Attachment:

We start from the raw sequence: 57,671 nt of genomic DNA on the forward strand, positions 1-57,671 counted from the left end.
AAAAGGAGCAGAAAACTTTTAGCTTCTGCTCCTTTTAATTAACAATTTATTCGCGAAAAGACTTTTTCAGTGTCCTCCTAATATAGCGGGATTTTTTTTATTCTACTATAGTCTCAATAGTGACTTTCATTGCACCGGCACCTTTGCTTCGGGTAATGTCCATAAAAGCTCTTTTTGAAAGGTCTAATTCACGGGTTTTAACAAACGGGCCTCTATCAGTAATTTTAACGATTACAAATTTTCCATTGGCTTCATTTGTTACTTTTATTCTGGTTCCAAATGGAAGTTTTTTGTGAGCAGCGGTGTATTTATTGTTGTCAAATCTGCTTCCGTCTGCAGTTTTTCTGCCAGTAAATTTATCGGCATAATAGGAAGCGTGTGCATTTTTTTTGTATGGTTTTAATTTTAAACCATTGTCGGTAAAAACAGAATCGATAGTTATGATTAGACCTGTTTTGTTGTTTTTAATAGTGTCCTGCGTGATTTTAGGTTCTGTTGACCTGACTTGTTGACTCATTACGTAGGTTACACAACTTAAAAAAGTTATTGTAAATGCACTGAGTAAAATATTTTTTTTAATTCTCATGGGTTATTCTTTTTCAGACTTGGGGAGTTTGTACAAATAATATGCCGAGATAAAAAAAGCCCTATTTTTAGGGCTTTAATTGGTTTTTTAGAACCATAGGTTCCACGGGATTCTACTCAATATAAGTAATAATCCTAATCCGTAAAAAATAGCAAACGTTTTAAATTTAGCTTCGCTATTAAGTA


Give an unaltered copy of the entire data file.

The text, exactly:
We start from the raw sequence: 57,671 nt of genomic DNA on the forward strand, positions 1-57,671 counted from the left end.
AAAAGGAGCAGAAAACTTTTAGCTTCTGCTCCTTTTAATTAACAATTTATTCGCGAAAAGACTTTTTCAGTGTCCTCCTAATATAGCGGGATTTTTTTTATTCTACTATAGTCTCAATAGTGACTTTCATTGCACCGGCACCTTTGCTTCGGGTAATGTCCATAAAAGCTCTTTTTGAAAGGTCTAATTCACGGGTTTTAACAAACGGGCCTCTATCAGTAATTTTAACGATTACAAATTTTCCATTGGCTTCATTTGTTACTTTTATTCTGGTTCCAAATGGAAGTTTTTTGTGAGCAGCGGTGTATTTATTGTTGTCAAATCTGCTTCCGTCTGCAGTTTTTCTGCCAGTAAATTTATCGGCATAATAGGAAGCGTGTGCATTTTTTTTGTATGGTTTTAATTTTAAACCATTGTCGGTAAAAACAGAATCGATAGTTATGATTAGACCTGTTTTGTTGTTTTTAATAGTGTCCTGCGTGATTTTAGGTTCTGTTGACCTGACTTGTTGACTCATTACGTAGGTTACACAACTTAAAAAAGTTATTGTAAATGCACTGAGTAAAATATTTTTTTTAATTCTCATGGGTTATTCTTTTTCAGACTTGGGGAGTTTGTACAAATAATATGCCGAGATAAAAAAAGCCCTATTTTTAGGGCTTTAATTGGTTTTTTAGAACCATAGGTTCCACGGGATTCTACTCAATATAAGTAATAATCCTAATCCGTAAAAAATAGCAAACGTTTTAAATTTAGCTTCGCTATTAAGTA